Events / Neil A. Weiner Research Speaker Series

The Making of Mass Incarceration in America

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Tuesday, Apr 25, 2017
12:30 PM — 1:30 PM
Vera Institute of Justice

From the War on Poverty to the War on Crime: The Making of Mass Incarceration in America (with Harvard University Press) examines the implementation of federal law enforcement programs beginning in the mid-1960s that laid the groundwork for the mass incarceration of American citizens. In revealing the links between the rise of mass incarceration in America and earlier anti-poverty programs, Elizabeth Hinton presents Ronald Reagan's War on Drugs not as a sharp policy departure but rather as the full realization of a shift towards surveillance and confinement that began during the Johnson administration. 

Elizabeth Hinton is Assistant Professor in the Department of History and the Department of African and African American Studies at Harvard University. Hinton’s research focuses on the persistence of poverty and racial inequality in the 20th century United States. Her current scholarship considers the transformation of domestic social programs and urban policing after the Civil Rights Movement.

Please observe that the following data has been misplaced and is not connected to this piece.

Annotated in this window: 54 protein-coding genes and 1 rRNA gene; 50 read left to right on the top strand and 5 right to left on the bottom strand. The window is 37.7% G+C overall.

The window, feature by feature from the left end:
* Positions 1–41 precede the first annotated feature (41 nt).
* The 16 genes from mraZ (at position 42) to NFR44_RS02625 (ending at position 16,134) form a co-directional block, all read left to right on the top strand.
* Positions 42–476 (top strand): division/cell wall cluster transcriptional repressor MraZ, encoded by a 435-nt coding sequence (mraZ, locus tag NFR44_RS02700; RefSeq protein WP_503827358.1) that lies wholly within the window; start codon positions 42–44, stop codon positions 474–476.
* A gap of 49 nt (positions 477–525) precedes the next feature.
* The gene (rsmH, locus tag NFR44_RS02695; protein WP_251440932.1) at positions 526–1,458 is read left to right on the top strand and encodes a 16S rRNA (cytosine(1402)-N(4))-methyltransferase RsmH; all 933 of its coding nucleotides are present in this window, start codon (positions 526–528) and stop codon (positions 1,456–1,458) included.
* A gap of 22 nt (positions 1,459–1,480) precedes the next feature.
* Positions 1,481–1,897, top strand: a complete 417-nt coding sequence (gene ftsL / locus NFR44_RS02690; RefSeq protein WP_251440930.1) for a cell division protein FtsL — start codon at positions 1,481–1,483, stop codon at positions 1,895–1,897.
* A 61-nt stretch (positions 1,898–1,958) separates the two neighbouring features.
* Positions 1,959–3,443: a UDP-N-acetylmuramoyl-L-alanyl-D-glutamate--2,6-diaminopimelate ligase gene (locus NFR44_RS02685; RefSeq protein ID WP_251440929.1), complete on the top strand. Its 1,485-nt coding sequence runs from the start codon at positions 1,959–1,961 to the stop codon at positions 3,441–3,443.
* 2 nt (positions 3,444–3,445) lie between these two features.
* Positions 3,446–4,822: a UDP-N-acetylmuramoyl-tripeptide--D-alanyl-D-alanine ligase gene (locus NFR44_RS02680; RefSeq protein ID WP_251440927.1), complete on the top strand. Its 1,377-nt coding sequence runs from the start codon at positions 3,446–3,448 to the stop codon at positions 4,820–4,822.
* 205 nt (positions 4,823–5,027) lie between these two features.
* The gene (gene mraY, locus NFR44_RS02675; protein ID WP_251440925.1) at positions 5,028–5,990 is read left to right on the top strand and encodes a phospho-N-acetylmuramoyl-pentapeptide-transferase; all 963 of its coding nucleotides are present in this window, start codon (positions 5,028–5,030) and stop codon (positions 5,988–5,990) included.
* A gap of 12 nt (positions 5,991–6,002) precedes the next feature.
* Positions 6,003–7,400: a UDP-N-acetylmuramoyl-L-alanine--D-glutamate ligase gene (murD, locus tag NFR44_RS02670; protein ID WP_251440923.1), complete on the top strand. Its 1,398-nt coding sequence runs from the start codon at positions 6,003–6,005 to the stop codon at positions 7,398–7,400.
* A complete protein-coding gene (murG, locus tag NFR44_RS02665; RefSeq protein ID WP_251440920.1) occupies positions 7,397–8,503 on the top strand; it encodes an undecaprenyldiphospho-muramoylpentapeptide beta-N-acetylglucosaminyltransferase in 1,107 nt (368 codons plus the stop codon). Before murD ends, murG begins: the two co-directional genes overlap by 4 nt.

Hinton’s articles and op-eds can be found in the pages of the Journal of American History, the Journal of Urban History, The New York Times, The Los Angeles Times, The Boston Review, The Nation, and Time. She also co-edited The New Black History: Revisiting the Second Reconstruction (Palgrave Macmillan, 2011) with the late historian Manning Marable. 

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